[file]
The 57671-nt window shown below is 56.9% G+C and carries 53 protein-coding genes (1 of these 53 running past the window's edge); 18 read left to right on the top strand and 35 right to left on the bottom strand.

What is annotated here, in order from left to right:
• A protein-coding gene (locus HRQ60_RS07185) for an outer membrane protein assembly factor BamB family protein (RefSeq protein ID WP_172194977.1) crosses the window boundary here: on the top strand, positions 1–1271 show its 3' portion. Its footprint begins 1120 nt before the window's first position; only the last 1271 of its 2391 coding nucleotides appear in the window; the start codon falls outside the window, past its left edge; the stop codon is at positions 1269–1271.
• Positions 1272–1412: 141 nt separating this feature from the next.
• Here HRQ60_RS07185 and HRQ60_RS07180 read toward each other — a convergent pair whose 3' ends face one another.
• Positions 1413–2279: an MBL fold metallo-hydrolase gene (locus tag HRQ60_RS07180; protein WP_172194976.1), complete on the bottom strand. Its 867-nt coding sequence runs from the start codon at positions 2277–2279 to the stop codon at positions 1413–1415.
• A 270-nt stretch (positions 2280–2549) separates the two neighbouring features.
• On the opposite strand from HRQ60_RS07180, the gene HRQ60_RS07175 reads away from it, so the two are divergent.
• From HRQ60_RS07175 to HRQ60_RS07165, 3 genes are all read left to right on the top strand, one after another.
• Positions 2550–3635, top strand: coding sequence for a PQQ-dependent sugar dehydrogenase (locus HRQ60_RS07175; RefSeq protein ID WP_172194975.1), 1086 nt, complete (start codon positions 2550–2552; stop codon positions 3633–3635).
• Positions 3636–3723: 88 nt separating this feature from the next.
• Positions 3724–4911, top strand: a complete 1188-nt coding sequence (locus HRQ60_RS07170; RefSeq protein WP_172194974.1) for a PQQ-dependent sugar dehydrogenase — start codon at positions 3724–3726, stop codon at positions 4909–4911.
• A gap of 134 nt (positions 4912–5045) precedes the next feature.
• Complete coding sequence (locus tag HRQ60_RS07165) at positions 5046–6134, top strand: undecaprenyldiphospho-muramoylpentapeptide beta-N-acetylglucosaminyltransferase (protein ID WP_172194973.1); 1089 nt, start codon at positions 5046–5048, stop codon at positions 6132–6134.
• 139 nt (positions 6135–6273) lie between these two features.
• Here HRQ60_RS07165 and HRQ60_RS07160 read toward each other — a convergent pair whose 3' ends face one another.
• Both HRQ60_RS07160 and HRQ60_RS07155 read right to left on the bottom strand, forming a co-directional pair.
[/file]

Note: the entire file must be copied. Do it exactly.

The 57671-nt window shown below is 56.9% G+C and carries 53 protein-coding genes (1 of these 53 running past the window's edge); 18 read left to right on the top strand and 35 right to left on the bottom strand.

What is annotated here, in order from left to right:
• A protein-coding gene (locus HRQ60_RS07185) for an outer membrane protein assembly factor BamB family protein (RefSeq protein ID WP_172194977.1) crosses the window boundary here: on the top strand, positions 1–1271 show its 3' portion. Its footprint begins 1120 nt before the window's first position; only the last 1271 of its 2391 coding nucleotides appear in the window; the start codon falls outside the window, past its left edge; the stop codon is at positions 1269–1271.
• Positions 1272–1412: 141 nt separating this feature from the next.
• Here HRQ60_RS07185 and HRQ60_RS07180 read toward each other — a convergent pair whose 3' ends face one another.
• Positions 1413–2279: an MBL fold metallo-hydrolase gene (locus tag HRQ60_RS07180; protein WP_172194976.1), complete on the bottom strand. Its 867-nt coding sequence runs from the start codon at positions 2277–2279 to the stop codon at positions 1413–1415.
• A 270-nt stretch (positions 2280–2549) separates the two neighbouring features.
• On the opposite strand from HRQ60_RS07180, the gene HRQ60_RS07175 reads away from it, so the two are divergent.
• From HRQ60_RS07175 to HRQ60_RS07165, 3 genes are all read left to right on the top strand, one after another.
• Positions 2550–3635, top strand: coding sequence for a PQQ-dependent sugar dehydrogenase (locus HRQ60_RS07175; RefSeq protein ID WP_172194975.1), 1086 nt, complete (start codon positions 2550–2552; stop codon positions 3633–3635).
• Positions 3636–3723: 88 nt separating this feature from the next.
• Positions 3724–4911, top strand: a complete 1188-nt coding sequence (locus HRQ60_RS07170; RefSeq protein WP_172194974.1) for a PQQ-dependent sugar dehydrogenase — start codon at positions 3724–3726, stop codon at positions 4909–4911.
• A gap of 134 nt (positions 4912–5045) precedes the next feature.
• Complete coding sequence (locus tag HRQ60_RS07165) at positions 5046–6134, top strand: undecaprenyldiphospho-muramoylpentapeptide beta-N-acetylglucosaminyltransferase (protein ID WP_172194973.1); 1089 nt, start codon at positions 5046–5048, stop codon at positions 6132–6134.
• 139 nt (positions 6135–6273) lie between these two features.
• Here HRQ60_RS07165 and HRQ60_RS07160 read toward each other — a convergent pair whose 3' ends face one another.
• Both HRQ60_RS07160 and HRQ60_RS07155 read right to left on the bottom strand, forming a co-directional pair.